Ready Player One by Ernest Cline (2011) – Book Review

ready player oneReady Player One by Ernest Cline is a novel written from the heart of a self-confessed pop culture nerd expressly for the hearts of pop culture nerds. From start to finish, Ready Player One is an action packed, fun filled, smart, funny and altogether addictive geektastic delight and one of the best books I have read in a long time. It’s so good that a day after Cline sold the book to Random House, Warner bought the film rights and secured Cline for the script.

The plot breaks down like this: in a bleak and grim future, the Internet has become a totally immersive virtual reality experience, known as The Oasis, where it’s possible to live an entire life – go to school, go to work, get married – as an avatar character, while at the same time slay a bunch of creatures, collect magical artifacts and basically live a WOW like life alongside your “normal” online existence.

When the creator of the OASIS dies, he leaves his entire fortune to whoever can unravel a series of complex clues and find the OASIS Easter eggs to complete the quest. The answers to the clues can only be figured out by those with an encyclopedic knowledge of 1980s pop culture from the major to the obscure.

Our hero, Wade Watts, a poor and ordinary kind of guy, is the first player in years to get close to the prize and so begins a story that’s part Charlie and the Chocolate Factory, part The Matrix and part something new in its own right.

With an adventure plot based on 1980s pop culture, some amount of knowledge is required to not only get what’s going on but also understand the myriad of in jokes and references. I can’t imagine anyone without this interest or knowledge would get a lot out of Ready Player One, but if retro nerd culture is your thing, then hang on because you’re in for one hell of a read.

A fair amount is dedicated to classic video and roleplaying games, and while I’m no gamer, a rudimentary knowledge of the culture was enough to get by without ruining any of the enjoyment of the book. 1980s movies take up the rest of the referential material and was where I found the greatest pleasure in the novel. Characters are constantly trying to out-know one another in their pop culture knowledge and opinion and if you lean this way, you’ve probably had a lot of these conversations yourself.

From a conversation debating the merits of Ladyhawke:

Ladyhawke was directed by Richard fucking Donner! The Goonies? Superman: The Movie? Are you saying that guy sucks?”

“I don’t care if Spielberg directed it. It’s a chick flick disguised as a sword-and-sorcery picture. The only genre film with probably less balls is …. freakin’ Legend.”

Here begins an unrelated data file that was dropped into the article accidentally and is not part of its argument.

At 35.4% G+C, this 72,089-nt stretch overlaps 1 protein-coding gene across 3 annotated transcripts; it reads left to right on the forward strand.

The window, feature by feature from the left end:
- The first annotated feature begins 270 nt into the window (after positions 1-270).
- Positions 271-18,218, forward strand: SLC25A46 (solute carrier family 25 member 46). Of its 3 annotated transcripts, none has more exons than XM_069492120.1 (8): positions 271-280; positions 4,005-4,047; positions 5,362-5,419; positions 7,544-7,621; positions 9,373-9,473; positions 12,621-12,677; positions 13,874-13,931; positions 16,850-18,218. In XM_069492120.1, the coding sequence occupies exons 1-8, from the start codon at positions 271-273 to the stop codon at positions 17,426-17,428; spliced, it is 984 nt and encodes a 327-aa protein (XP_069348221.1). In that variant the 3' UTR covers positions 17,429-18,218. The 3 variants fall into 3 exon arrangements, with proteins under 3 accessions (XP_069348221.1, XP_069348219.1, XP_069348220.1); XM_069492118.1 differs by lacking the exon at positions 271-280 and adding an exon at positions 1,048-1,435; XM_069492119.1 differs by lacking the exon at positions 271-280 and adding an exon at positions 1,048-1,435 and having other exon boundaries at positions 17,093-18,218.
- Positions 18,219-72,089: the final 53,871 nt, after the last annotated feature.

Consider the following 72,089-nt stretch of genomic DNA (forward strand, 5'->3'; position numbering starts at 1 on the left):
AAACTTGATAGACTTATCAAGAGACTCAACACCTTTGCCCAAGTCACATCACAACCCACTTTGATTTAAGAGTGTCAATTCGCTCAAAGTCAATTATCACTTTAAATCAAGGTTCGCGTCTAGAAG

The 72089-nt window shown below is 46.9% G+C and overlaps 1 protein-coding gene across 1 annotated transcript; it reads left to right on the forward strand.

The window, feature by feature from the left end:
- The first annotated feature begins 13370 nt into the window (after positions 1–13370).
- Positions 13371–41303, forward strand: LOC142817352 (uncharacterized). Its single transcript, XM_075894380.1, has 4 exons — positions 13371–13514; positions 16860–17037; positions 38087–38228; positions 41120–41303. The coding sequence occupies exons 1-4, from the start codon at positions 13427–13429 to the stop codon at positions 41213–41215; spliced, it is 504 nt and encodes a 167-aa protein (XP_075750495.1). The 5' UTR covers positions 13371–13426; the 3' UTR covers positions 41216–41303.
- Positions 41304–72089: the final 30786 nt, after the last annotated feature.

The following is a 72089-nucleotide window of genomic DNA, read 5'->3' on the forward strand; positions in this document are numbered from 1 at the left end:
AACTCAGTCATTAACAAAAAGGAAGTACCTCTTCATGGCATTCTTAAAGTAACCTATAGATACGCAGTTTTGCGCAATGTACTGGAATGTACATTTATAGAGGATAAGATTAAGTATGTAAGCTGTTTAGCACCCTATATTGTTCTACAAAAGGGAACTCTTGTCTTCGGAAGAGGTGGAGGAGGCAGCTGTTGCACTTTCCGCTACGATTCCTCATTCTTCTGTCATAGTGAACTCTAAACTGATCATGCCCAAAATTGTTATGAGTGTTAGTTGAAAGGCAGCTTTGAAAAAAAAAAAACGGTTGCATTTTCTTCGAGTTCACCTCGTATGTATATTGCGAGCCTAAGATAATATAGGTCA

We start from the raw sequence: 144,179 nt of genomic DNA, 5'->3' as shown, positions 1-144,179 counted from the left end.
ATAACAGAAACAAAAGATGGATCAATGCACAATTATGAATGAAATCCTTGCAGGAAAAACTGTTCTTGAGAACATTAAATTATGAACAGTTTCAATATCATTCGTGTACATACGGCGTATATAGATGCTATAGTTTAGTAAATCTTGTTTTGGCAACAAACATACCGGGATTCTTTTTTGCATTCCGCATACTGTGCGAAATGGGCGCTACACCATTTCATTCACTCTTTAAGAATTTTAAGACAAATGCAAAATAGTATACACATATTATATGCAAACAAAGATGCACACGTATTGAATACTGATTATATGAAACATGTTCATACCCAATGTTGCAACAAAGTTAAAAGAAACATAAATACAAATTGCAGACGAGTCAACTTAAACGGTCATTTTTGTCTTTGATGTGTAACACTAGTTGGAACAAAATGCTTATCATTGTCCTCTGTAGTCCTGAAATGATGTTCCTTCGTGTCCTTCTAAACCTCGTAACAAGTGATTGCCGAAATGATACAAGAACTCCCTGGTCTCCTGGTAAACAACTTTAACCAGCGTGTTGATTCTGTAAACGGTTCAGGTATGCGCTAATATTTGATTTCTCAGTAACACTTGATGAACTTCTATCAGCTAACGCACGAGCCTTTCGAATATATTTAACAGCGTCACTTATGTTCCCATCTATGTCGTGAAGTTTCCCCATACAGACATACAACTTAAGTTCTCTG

A note – Ladyhawke was one of my favorite movies growing up and yes, I even have a soft spot for the Alan Parsons soundtrack, which also gets a jab here (best go read the book before I start transcribing pages of conversation). Legend…. not so much.

There are also a few nods to later generations of pop culture heavyweights, players in the OASIS can go to an actual Whedonverse and Firefly references abound.

While pop culture geekery is the main draw card of Ready Player One, it’s also a highly accomplished novel in its own right. The classic good guys bad guys quest narrative is well paced and flawlessly constructed. It’s interesting that Cline’s writing style frequently breaks a lot of so called fiction writing rules, mainly in his heavy use of exposition. Writers are often criticized for overusing exposition – that’s the parts of the story that fill in contextual information like background and other explanatory elements – but Ready Player One is jam packed with exposition and rather than weigh the story down, as a lot of writing “experts” tell you it will, it serves to create an infinitely detailed world that draws you in from the first to the last word.

Ready Player One is a dazzling, super fun book written with a sincere affection for its own story and context, and made all the more impressive that it is Ernest Cline’s first novel.  So, if 1980s nerdgasms are your thing, then Ready Player One is a sure fire win.


Kate Krake

Kate Krake (aka Kate Murphy) is a writer with a long established passion for all realms of popular culture. She lives in Brisbane, Australia. Find out more on Kate's Blog.